Daniil Medvedev dished out the successful underhand serve vs. Alexander Zverev.
By Richard Pagliaro

Daniil Medvedev showed some outside-the-box thinking and fine feel to earn his first ATP Finals victory today.

Serving at 4-3, 30-all in the second set, Medvedev dished out the rare no-look, underhand serve surprising Alexander Zverev.

More: Medvedev Mutes Zverev For First ATP Finals Win

The soft serve had a big impact helping the Russian win the point and eventually the match 6-3, 6-4.

Watch Medvedev take a quick glance to assess Zverev's deep court positioning then immediately go to the underhand serve.

Afterward, the fourth-ranked Russian said it was a spontaneous decision to go low.

"Here it was just in the moment," Medvedev said. "I saw him really far. I was thinking, okay, where do I go? And I felt like, okay, at this moment I don't see an obvious choice and I had the ball really close to my racquet. I'm, like, he's so far. He's going to have trouble having it."

Though Zverev did well to return the serve, Medvedev won the point and held serve to go up 5-3.

"And he had trouble," Medvedev said. "He actually made a good shot to bring it back, but I managed to win the point, and that's the most important. I won't be doing this often I think."

Tennis Express

US Open finalist Zverev, who has been friends with Medvedev since childhood, said it was the right play given his return position several feet behind the baseline.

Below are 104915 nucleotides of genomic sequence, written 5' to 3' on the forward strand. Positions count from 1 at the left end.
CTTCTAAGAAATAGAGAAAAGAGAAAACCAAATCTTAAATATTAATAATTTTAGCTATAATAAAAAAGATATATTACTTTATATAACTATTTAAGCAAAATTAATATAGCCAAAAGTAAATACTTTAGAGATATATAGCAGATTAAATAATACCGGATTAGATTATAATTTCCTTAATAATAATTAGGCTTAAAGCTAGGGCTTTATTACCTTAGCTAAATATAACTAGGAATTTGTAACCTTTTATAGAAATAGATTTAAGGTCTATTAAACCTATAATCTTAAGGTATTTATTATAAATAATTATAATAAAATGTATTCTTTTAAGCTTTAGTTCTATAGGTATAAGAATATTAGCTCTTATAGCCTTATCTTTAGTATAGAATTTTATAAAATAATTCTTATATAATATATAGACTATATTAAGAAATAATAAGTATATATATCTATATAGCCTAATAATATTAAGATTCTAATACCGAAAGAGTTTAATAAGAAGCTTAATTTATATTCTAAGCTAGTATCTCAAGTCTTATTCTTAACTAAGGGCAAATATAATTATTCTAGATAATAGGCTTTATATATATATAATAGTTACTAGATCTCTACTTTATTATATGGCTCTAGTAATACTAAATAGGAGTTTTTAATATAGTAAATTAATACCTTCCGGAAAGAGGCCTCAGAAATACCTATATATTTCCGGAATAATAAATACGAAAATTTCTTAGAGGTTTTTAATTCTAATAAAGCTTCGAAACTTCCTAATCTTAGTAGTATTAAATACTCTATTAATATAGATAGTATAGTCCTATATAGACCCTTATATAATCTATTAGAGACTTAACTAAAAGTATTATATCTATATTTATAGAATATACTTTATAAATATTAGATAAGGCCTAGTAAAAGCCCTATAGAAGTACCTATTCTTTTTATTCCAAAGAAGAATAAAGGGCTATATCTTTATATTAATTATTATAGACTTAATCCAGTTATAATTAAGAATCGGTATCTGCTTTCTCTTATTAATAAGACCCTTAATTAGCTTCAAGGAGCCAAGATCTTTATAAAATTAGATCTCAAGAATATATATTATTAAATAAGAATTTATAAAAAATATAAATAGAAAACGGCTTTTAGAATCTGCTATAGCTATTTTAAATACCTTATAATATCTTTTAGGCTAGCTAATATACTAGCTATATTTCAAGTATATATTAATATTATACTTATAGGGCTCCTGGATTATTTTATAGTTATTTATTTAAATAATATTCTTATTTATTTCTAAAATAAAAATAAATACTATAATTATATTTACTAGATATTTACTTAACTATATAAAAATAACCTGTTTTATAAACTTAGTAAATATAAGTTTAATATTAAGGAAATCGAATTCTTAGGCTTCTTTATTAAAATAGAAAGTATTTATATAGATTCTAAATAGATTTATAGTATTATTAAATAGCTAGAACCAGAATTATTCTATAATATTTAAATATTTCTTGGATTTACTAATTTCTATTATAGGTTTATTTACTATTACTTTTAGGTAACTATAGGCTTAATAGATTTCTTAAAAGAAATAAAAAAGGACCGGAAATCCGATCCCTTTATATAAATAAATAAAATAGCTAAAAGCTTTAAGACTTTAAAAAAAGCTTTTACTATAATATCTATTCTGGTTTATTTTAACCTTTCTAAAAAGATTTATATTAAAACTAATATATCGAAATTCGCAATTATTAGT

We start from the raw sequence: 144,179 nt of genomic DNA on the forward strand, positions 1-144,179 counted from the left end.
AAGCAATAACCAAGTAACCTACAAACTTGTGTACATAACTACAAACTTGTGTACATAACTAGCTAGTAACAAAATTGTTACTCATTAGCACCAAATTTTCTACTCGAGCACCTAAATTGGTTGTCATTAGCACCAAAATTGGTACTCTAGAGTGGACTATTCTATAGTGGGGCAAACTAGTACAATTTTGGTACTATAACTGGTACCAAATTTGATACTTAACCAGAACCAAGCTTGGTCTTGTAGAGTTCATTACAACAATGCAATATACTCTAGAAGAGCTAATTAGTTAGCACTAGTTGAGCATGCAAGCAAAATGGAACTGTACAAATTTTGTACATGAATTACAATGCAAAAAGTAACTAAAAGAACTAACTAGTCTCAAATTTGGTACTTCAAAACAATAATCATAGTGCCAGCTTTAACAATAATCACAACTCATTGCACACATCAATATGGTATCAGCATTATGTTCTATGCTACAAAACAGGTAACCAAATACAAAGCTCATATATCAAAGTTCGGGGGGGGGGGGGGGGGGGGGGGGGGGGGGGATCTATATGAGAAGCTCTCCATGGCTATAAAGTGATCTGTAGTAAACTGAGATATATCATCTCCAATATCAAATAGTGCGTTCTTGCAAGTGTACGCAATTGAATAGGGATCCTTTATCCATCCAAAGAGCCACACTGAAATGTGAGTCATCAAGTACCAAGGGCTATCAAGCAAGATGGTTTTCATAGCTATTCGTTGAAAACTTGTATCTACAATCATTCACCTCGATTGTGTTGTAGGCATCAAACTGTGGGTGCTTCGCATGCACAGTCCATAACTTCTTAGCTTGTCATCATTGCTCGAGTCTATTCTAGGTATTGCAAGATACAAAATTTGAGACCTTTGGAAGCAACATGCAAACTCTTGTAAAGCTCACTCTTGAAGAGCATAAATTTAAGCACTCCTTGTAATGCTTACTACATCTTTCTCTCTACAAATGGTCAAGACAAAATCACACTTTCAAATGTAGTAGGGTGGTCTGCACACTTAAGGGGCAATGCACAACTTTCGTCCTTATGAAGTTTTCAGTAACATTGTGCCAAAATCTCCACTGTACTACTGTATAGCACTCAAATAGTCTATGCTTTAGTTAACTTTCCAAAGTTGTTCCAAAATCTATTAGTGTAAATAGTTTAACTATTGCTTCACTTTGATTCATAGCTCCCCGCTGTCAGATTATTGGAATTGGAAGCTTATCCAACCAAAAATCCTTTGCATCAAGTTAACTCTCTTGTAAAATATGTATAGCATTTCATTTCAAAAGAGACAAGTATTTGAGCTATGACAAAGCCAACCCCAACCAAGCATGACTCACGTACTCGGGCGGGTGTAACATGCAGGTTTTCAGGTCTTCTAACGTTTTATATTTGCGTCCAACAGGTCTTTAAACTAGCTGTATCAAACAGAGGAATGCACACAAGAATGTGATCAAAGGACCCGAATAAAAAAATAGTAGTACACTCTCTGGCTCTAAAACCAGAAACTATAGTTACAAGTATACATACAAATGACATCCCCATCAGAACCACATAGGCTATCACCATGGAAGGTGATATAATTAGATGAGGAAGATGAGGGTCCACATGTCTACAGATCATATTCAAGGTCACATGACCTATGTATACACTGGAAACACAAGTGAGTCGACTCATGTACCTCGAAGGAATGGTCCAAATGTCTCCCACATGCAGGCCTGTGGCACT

"I think it was part of the tactic for him," Zverev said. "I was quite far back. It paid off. What can I say? It worked well for him."

Medvedev, who said he practices the shot a few times a week, was well aware of the danger to go underhand—if he missed it he would have faced massive pressure on the second serve.

"No, not planning it at all. I can do it sometimes, let's say, once a week, once, twice, once in two weeks on practice, just maybe a first serve to start, to laugh with my opponent or something like this," Medvedev said. "So while I knew I'm able to at least put it in, because that's the most important, if you miss your underarm serve, then you have a second serve and you will be much more tighter than if you miss a normal serve."

Photo credit: ATP Tour Facebook
Source: Tennis – Tennis Now